Japanese people are known worldwide for their impressive politeness, high intelligence, strong health and great wellness. Great part in that is played the Japanese Education System, known for its distinctive features that have made the Japanese nation so different and unique.
So, what is so special about it that make the rest of us envy the Japanese? Read about their incredible education system!
1. Manners are more important than knowledge.
The students in the Japanese schools do not take exams until they reach grade four, which is at the age of 10. Until that they take small tests. Japanese teachers believe that during the first 3 years of school the child’s knowledge should not be judged. Instead, good manners should be established and character should be developed. The kids are taught to be good to animals, to respect other people and nature, to be compassionate and generous. They are also taught qualities such as justice, grit, and self-control.
2. On the 1st April starts the academic year.
Most of the schools and universities around the world start the academic year in September, however in Japan that happens in April. It is not by chance that the first day of school usually coincides with the loveliest natural phenomena - the cherry blossom. The academic year has three trimesters: from April 1 to July 20, from September 1 to December 26, and from January 7 to March 25. Japanese students have holidays of 6 weeks during the summe and well as two-week breaks during the winter and the spring.
3. In many Japanese schools, the students take care of cleaning their school.
The Japanese students often clean their classrooms themselves and also take care of the cafeterias and the toilets. For the cleaning they are divided into small groups and are given various tasks, and then they rotate. This teaches students how to help each other and work in a team. While spending own efforts and time in cleaning, the kids start respecting the work of others.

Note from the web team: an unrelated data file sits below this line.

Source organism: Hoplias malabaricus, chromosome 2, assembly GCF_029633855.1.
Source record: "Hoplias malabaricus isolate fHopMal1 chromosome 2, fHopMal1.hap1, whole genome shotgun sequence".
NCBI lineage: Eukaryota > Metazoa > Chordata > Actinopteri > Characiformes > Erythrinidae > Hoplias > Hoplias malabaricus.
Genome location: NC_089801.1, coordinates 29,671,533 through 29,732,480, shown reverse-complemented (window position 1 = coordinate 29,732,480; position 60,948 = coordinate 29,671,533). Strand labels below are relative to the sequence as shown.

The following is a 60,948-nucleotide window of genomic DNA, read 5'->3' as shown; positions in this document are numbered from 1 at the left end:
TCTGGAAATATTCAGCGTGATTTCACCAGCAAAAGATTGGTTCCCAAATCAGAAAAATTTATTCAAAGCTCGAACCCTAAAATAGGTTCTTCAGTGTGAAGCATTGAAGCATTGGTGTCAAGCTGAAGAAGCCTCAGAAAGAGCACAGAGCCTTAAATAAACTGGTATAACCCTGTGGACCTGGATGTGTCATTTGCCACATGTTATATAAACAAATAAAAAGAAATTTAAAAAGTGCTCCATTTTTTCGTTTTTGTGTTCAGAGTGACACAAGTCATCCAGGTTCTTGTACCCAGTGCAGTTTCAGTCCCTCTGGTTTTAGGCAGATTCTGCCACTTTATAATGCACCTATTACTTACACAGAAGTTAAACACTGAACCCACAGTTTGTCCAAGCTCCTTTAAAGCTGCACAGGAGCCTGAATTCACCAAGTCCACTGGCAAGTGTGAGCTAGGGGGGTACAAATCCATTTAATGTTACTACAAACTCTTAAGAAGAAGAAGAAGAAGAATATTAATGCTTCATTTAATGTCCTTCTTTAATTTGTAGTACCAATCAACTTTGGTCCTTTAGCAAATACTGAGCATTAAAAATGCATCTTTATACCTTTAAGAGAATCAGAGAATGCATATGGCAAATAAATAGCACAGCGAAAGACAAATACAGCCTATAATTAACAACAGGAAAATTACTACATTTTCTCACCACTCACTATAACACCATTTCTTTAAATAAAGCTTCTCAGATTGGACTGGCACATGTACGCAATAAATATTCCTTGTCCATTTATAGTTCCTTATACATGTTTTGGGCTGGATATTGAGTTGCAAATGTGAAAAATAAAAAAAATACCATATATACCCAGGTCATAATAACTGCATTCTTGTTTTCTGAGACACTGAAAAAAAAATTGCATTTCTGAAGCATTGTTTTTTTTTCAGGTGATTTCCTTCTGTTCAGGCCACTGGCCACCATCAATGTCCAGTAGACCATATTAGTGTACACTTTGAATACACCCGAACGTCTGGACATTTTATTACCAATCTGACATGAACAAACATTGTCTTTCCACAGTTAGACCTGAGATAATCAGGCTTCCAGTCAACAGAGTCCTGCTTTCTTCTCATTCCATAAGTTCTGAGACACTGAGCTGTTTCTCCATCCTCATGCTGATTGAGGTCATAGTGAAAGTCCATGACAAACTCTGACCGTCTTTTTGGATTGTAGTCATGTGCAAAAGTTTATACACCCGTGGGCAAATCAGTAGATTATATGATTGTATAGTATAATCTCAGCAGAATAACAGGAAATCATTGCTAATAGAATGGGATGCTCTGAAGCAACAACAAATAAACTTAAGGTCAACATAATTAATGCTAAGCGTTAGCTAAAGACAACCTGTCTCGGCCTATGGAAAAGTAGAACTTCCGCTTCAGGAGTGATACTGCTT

4. The school lunch in the Japanese schools is provided on a standardized menu. It is eaten in the classroom.
The Japanese students try to eat balanced and healthy meals. At the public elementary and junior high schools, the lunch for the students is cooked on based on a standardized menu by qualified chefs working together with health care professionals. The classmates eat in their classroom along with their teacher, thus bonding and forming great relationships.
5. The workshops after school are very popular.
Japanese students visit preparatory school and go to private after school workshops with evening classes, so that they can be prepared and get in good junior high schools. Thus, a sight of small kids returning from their courses late late is quite common in the country. The Japanese students have an 8-hour school day, however they study even during the holidays and on the weekends.
6. Japanese calligraphy and poetry are some of the subjects taught, besides the traditional subjects.
Shodo, the Japanese calligraphy, includes dipping of a bamboo brush in ink for writing hieroglyphs on rice paper. This is a form of art popular as much as the traditional painting. Haiku, the form of Japanese poetry, uses simple expressions to present deep emotions. Those classes teach children to respect the centuries-old traditions and their own culture.
7. Almost all students have to wear a school uniform.
School uniforms are required by almost all junior high schools. Some schools have their own attire, yet the traditional Japanese school uniform includes a sailor outfit for girls and a military style for boys. The uniform policy tries to remove the social barriers and to get the students in a study mood. Wearing school uniform helps the students promote a sense of community.
8. The attendance rate in the Japanese schools is approximately 99.99%.
Skipping classes or arriving late for school is not an option for the Japanese students, Approximately 91% of the students in Japan have never ignored the lectures of the teacher. Impressive, isn’t it?
9. One test decides the future of each student.
As the high school ends, the Japanese students need to take one very important exam which decides their future. The student can choose one college of one’s liking, where this college has a certain requirement for the score. In case the student does not reach that score, he or she will not go to college. The competition among the students is very high and only 3/4 of the school graduates go on with their education after high school. The kids often refer to the period of preparation as the ’examination hell.’
10. The college years are considered the greatest ’holidays’ in one’s life.
Once pupils go through the ’examination hell,’ they take a little break. The college time is often considered the best years of one’s life. Japanese people usually call this period a ’vacation time’ before the work starts.